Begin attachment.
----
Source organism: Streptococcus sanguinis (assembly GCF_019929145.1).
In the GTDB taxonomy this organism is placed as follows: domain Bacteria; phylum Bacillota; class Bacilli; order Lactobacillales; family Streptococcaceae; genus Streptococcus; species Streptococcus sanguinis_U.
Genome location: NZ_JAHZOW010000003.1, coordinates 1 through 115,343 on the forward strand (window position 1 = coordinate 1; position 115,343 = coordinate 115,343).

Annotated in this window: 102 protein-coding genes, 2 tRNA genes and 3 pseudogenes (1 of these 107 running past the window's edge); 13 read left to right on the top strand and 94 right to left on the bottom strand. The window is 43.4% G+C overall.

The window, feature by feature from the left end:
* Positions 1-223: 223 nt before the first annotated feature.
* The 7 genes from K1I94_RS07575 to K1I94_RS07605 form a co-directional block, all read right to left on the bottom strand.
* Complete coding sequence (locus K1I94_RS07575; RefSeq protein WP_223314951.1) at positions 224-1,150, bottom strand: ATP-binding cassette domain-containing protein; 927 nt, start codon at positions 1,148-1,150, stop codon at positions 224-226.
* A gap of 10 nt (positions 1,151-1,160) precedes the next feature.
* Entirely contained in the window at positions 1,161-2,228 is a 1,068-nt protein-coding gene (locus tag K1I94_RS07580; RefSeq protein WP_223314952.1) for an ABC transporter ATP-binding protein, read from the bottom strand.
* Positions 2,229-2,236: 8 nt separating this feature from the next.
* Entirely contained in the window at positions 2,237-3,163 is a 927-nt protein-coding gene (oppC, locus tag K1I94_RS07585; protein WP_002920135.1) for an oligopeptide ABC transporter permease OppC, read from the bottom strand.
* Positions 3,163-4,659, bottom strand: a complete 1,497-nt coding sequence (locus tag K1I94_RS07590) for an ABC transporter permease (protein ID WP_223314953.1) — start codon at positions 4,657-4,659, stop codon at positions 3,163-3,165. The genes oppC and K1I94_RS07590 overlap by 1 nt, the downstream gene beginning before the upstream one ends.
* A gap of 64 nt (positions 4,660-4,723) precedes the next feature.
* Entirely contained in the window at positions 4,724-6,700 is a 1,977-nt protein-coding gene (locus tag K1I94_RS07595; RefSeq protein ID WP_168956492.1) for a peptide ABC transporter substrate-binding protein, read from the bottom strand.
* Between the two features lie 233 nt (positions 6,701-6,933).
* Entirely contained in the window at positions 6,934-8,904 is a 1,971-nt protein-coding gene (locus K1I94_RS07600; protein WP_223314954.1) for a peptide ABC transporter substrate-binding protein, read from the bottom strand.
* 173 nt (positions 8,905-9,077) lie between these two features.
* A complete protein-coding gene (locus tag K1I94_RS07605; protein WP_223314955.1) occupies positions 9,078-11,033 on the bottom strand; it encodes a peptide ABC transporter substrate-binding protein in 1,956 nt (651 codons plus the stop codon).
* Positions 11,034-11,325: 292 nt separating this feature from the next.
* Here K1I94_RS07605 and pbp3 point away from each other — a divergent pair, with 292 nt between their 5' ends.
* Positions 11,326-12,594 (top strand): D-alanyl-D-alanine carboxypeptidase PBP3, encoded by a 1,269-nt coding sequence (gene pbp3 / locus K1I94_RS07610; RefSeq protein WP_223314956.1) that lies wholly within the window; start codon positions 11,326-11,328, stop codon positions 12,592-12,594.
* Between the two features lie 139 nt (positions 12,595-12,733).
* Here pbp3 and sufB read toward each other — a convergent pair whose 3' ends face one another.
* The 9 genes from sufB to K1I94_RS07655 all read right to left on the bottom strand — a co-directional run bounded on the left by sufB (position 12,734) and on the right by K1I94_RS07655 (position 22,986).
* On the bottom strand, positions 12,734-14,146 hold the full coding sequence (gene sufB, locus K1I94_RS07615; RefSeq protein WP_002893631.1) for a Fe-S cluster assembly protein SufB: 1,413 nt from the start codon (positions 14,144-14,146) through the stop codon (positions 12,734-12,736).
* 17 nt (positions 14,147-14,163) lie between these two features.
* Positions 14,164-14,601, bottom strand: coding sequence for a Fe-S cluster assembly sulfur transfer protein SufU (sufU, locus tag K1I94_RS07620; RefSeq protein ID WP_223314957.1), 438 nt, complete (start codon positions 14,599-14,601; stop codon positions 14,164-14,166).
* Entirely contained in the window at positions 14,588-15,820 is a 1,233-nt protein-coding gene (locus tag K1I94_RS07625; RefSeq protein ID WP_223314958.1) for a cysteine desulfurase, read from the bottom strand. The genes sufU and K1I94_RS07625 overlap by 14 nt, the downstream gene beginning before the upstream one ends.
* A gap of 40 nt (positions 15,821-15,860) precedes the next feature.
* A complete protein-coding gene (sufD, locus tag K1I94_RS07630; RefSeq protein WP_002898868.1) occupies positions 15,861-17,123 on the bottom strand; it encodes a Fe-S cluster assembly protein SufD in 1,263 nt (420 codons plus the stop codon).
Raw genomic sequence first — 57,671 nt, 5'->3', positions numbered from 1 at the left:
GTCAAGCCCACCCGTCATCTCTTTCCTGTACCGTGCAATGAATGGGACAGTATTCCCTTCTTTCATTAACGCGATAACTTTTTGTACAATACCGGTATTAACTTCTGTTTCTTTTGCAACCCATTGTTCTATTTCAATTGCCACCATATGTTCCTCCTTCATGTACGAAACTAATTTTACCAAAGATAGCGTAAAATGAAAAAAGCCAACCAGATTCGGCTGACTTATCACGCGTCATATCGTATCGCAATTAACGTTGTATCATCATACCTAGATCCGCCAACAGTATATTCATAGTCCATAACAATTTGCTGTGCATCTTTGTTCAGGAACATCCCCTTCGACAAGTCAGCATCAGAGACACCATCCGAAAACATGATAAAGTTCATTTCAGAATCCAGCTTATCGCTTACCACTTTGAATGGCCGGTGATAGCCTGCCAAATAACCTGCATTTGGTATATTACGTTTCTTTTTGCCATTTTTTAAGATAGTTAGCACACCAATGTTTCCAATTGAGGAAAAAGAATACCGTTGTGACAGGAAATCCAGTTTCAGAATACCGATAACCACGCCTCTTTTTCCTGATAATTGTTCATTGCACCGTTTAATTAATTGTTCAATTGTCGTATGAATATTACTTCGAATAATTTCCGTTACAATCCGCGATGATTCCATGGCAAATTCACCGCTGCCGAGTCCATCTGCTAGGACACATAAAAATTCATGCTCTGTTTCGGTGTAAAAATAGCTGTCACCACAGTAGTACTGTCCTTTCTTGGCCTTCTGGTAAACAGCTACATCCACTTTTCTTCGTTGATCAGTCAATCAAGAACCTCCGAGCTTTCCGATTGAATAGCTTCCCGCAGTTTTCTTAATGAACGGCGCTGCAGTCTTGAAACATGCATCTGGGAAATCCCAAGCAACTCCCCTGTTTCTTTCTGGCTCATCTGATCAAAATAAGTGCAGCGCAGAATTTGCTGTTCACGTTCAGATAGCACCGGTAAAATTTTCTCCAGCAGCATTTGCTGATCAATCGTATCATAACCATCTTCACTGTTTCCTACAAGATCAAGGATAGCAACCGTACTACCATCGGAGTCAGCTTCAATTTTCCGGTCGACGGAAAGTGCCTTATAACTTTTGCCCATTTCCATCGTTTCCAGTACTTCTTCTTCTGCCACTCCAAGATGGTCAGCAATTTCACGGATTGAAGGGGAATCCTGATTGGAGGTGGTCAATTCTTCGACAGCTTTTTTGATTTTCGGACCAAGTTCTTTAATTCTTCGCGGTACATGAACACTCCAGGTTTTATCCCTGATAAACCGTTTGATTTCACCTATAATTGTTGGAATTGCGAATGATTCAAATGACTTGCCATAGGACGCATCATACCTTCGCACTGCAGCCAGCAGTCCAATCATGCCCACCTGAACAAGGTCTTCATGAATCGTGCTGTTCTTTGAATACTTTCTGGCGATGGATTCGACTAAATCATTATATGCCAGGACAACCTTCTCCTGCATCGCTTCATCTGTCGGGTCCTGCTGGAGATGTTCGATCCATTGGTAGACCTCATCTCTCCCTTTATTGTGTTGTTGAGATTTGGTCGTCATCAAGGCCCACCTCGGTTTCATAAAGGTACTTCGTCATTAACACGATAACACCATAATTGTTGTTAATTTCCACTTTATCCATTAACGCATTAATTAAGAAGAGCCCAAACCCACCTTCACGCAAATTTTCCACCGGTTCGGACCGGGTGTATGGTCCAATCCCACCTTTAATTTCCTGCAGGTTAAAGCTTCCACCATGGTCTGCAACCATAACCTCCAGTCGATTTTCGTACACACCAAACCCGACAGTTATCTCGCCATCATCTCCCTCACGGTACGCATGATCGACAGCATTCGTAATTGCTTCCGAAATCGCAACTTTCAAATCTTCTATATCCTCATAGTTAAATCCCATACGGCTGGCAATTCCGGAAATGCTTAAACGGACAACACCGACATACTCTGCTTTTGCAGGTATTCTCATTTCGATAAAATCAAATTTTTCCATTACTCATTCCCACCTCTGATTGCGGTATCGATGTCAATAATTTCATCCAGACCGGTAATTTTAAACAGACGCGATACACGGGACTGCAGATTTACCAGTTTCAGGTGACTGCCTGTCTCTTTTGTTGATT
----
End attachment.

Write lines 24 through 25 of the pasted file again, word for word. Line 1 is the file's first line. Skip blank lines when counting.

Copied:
* Here pbp3 and sufB read toward each other — a convergent pair whose 3' ends face one another.
* The 9 genes from sufB to K1I94_RS07655 all read right to left on the bottom strand — a co-directional run bounded on the left by sufB (position 12,734) and on the right by K1I94_RS07655 (position 22,986).